Guilford County government has a new team of employees on the county’s payroll.

People who work in the Guilford County Recovery Courts – a special part of the court system that helps defendants with substance abuse problems get off drugs rather than just tossing them in prison, and that helps people who commit crimes due to mental illness get the care they need – are now county employees.

Guilford County government has been funding the Recovery Courts program for almost two decades. However, the Recovery Courts’ employees have been shifted around administratively from one body to another over the years. Now the Guilford County Board of Commissioners has finalized the transfer of those employees to Guilford County.

The Guilford County Recovery Courts program has seen several moves in this century. The positions have been moved administratively at various times from the University of North Carolina at Greensboro (UNC-G), through different Guilford County departments, and, in recent years, the positions were assumed by Sandhills Center, the administrative entity that handles mental health care in Guilford County.  

County staff and court workers determined that it would be better if the Recovery Courts had “a closer level of day to day programmatic management” from Guilford County government. This means the county will add the seven current positions to its payroll and existing staff will become county employees. Currently, five of those seven positions are filled.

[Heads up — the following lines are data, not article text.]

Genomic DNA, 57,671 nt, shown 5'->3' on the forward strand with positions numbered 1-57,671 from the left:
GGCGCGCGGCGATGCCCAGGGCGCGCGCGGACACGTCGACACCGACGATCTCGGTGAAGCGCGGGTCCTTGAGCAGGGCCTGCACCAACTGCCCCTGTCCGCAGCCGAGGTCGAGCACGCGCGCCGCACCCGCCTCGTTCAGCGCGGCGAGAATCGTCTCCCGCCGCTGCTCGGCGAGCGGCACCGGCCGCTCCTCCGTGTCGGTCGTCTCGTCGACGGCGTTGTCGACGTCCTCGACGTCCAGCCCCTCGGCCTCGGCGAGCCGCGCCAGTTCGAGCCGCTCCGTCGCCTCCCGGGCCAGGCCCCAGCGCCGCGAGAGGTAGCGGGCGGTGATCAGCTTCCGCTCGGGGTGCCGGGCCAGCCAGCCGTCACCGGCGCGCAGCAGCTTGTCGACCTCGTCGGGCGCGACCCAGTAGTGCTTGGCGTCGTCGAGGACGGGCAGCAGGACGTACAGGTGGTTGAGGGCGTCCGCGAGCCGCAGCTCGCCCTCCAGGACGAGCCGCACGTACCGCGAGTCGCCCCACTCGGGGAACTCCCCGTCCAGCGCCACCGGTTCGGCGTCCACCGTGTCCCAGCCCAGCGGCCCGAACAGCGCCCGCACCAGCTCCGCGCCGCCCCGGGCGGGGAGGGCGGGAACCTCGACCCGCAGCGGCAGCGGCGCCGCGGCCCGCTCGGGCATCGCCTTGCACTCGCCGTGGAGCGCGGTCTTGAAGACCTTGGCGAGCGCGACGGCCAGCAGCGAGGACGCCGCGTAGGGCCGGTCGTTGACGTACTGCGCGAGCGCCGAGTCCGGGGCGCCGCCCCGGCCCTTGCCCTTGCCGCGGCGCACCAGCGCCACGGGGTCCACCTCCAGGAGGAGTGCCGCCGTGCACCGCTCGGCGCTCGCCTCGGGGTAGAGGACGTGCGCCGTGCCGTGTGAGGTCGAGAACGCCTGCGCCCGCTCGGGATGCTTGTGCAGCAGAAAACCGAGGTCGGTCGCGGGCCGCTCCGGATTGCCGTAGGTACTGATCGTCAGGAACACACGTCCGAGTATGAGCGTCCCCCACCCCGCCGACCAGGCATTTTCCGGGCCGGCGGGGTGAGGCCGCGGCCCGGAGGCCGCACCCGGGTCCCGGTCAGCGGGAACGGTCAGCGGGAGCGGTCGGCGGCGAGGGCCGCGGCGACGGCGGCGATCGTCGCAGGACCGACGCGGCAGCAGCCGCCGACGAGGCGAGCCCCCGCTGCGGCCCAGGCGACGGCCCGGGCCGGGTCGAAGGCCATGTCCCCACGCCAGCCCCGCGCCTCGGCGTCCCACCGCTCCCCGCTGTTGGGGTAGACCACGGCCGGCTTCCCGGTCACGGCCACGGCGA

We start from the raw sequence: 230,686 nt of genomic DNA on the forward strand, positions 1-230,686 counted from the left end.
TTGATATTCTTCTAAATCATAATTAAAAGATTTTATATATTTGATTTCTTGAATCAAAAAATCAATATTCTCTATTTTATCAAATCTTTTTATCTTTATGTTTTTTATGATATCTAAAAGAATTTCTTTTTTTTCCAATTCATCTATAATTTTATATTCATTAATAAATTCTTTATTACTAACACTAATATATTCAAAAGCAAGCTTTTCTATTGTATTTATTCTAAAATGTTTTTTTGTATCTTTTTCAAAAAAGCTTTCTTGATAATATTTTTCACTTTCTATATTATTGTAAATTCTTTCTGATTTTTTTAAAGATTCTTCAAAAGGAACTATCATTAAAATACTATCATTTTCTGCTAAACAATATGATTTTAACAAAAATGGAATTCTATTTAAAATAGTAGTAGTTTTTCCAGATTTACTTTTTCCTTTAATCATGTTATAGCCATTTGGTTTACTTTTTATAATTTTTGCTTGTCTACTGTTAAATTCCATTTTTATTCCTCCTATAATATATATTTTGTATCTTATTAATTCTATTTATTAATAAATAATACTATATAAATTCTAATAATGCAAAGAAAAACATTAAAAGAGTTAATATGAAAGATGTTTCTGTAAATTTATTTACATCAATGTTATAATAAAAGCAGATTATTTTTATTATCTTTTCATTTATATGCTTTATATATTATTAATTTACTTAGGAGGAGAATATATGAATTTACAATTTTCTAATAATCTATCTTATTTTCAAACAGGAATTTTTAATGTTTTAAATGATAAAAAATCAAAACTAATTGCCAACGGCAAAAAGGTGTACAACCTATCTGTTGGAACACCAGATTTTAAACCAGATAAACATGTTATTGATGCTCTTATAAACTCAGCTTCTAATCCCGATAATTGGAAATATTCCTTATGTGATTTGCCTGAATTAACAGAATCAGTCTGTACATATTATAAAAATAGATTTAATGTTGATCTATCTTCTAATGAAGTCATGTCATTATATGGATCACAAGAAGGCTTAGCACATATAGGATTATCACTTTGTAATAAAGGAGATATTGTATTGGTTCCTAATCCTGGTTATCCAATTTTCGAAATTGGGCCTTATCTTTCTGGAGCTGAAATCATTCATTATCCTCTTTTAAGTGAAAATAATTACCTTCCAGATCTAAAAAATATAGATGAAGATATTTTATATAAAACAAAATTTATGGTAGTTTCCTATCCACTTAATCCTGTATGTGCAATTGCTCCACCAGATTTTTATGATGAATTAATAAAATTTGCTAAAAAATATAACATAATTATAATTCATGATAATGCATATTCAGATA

It won’t cost taxpayers any new money because the county is already footing the bill for the program that’s gotten a lot of praise over the years.

The program’s annual operating cost is about $429,000 and the transfer will be official on Thursday, Oct. 1.

Guilford County Attorney Mark Payne, whose department will oversee the program, said this move will help cut out a bunch of administrative middle ground.

Payne stated in an email that, originally, Guilford County paid the courts for what was, in effect, a pilot program in North Carolina.

“For a time after that,” Payne wrote, “the State, through the AOC [Administrative Office of the Courts], took over funding and funded Recovery Courts in Guilford County and several other larger counties. That funding dried up and, in order to keep the recovery courts functioning, Guilford County agreed to fund the programs through UNC-G.”

At that point the court workers were UNC-Greensboro employees and were funded by contract using Guilford County money administered through Sandhills.  

Those positions have been at UNC-G for about a decade.

According to Payne, it makes sense for those workers to be Guilford County employees rather than continue to have intermediaries in the mix.